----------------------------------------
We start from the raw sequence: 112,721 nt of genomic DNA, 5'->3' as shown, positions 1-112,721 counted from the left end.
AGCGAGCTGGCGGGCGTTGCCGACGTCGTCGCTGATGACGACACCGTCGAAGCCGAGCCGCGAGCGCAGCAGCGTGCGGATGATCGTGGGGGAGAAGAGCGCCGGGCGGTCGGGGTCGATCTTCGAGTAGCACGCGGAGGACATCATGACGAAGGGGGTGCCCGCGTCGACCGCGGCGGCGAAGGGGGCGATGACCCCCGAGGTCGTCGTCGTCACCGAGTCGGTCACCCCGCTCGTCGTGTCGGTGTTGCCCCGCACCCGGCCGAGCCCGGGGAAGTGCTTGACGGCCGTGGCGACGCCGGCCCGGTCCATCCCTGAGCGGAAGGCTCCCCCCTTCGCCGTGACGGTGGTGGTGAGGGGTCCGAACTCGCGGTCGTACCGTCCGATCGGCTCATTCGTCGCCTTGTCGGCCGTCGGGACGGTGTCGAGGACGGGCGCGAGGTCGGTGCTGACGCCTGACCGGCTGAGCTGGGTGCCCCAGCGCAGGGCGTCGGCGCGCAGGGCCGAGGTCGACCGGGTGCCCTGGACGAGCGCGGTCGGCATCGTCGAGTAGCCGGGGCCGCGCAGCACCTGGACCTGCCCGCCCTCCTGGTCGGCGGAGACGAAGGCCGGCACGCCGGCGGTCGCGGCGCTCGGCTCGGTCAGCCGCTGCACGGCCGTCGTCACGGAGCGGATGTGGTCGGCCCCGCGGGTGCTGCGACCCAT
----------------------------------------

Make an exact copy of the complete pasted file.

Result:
We start from the raw sequence: 112,721 nt of genomic DNA, 5'->3' as shown, positions 1-112,721 counted from the left end.
AGCGAGCTGGCGGGCGTTGCCGACGTCGTCGCTGATGACGACACCGTCGAAGCCGAGCCGCGAGCGCAGCAGCGTGCGGATGATCGTGGGGGAGAAGAGCGCCGGGCGGTCGGGGTCGATCTTCGAGTAGCACGCGGAGGACATCATGACGAAGGGGGTGCCCGCGTCGACCGCGGCGGCGAAGGGGGCGATGACCCCCGAGGTCGTCGTCGTCACCGAGTCGGTCACCCCGCTCGTCGTGTCGGTGTTGCCCCGCACCCGGCCGAGCCCGGGGAAGTGCTTGACGGCCGTGGCGACGCCGGCCCGGTCCATCCCTGAGCGGAAGGCTCCCCCCTTCGCCGTGACGGTGGTGGTGAGGGGTCCGAACTCGCGGTCGTACCGTCCGATCGGCTCATTCGTCGCCTTGTCGGCCGTCGGGACGGTGTCGAGGACGGGCGCGAGGTCGGTGCTGACGCCTGACCGGCTGAGCTGGGTGCCCCAGCGCAGGGCGTCGGCGCGCAGGGCCGAGGTCGACCGGGTGCCCTGGACGAGCGCGGTCGGCATCGTCGAGTAGCCGGGGCCGCGCAGCACCTGGACCTGCCCGCCCTCCTGGTCGGCGGAGACGAAGGCCGGCACGCCGGCGGTCGCGGCGCTCGGCTCGGTCAGCCGCTGCACGGCCGTCGTCACGGAGCGGATGTGGTCGGCCCCGCGGGTGCTGCGACCCAT